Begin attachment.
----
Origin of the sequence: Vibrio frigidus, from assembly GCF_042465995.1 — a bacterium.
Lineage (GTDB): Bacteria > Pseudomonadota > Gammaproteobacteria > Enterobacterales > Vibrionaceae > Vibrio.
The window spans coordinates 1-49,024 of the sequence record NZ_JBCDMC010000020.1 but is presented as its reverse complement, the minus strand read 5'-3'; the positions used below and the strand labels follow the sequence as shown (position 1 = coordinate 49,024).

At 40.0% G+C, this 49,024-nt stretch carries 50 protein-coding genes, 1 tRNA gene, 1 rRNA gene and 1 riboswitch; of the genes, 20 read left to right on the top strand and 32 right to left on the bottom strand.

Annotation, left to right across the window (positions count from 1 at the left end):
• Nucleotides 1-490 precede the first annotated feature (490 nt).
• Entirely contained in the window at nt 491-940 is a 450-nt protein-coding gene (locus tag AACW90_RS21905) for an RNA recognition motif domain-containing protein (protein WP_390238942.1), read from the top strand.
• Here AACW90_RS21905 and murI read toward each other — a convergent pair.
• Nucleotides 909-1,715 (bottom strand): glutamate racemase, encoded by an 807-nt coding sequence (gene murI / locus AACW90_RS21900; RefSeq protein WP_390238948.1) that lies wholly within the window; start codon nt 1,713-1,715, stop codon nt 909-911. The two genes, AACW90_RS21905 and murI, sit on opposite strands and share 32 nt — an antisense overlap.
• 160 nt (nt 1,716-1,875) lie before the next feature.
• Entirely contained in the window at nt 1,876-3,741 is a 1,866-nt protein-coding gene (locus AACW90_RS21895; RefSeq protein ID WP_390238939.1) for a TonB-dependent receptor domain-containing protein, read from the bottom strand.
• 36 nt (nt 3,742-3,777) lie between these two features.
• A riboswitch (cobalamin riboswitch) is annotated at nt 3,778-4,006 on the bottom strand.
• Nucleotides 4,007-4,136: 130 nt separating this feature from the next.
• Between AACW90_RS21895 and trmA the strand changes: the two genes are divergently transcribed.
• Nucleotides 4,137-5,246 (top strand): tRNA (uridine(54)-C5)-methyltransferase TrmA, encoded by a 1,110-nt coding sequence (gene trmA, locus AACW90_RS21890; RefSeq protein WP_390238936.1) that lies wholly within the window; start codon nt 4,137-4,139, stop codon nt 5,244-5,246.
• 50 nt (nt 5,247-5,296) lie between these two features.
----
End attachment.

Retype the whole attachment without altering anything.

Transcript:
Origin of the sequence: Vibrio frigidus, from assembly GCF_042465995.1 — a bacterium.
Lineage (GTDB): Bacteria > Pseudomonadota > Gammaproteobacteria > Enterobacterales > Vibrionaceae > Vibrio.
The window spans coordinates 1-49,024 of the sequence record NZ_JBCDMC010000020.1 but is presented as its reverse complement, the minus strand read 5'-3'; the positions used below and the strand labels follow the sequence as shown (position 1 = coordinate 49,024).

At 40.0% G+C, this 49,024-nt stretch carries 50 protein-coding genes, 1 tRNA gene, 1 rRNA gene and 1 riboswitch; of the genes, 20 read left to right on the top strand and 32 right to left on the bottom strand.

Annotation, left to right across the window (positions count from 1 at the left end):
• Nucleotides 1-490 precede the first annotated feature (490 nt).
• Entirely contained in the window at nt 491-940 is a 450-nt protein-coding gene (locus tag AACW90_RS21905) for an RNA recognition motif domain-containing protein (protein WP_390238942.1), read from the top strand.
• Here AACW90_RS21905 and murI read toward each other — a convergent pair.
• Nucleotides 909-1,715 (bottom strand): glutamate racemase, encoded by an 807-nt coding sequence (gene murI / locus AACW90_RS21900; RefSeq protein WP_390238948.1) that lies wholly within the window; start codon nt 1,713-1,715, stop codon nt 909-911. The two genes, AACW90_RS21905 and murI, sit on opposite strands and share 32 nt — an antisense overlap.
• 160 nt (nt 1,716-1,875) lie before the next feature.
• Entirely contained in the window at nt 1,876-3,741 is a 1,866-nt protein-coding gene (locus AACW90_RS21895; RefSeq protein ID WP_390238939.1) for a TonB-dependent receptor domain-containing protein, read from the bottom strand.
• 36 nt (nt 3,742-3,777) lie between these two features.
• A riboswitch (cobalamin riboswitch) is annotated at nt 3,778-4,006 on the bottom strand.
• Nucleotides 4,007-4,136: 130 nt separating this feature from the next.
• Between AACW90_RS21895 and trmA the strand changes: the two genes are divergently transcribed.
• Nucleotides 4,137-5,246 (top strand): tRNA (uridine(54)-C5)-methyltransferase TrmA, encoded by a 1,110-nt coding sequence (gene trmA, locus AACW90_RS21890; RefSeq protein WP_390238936.1) that lies wholly within the window; start codon nt 4,137-4,139, stop codon nt 5,244-5,246.
• 50 nt (nt 5,247-5,296) lie between these two features.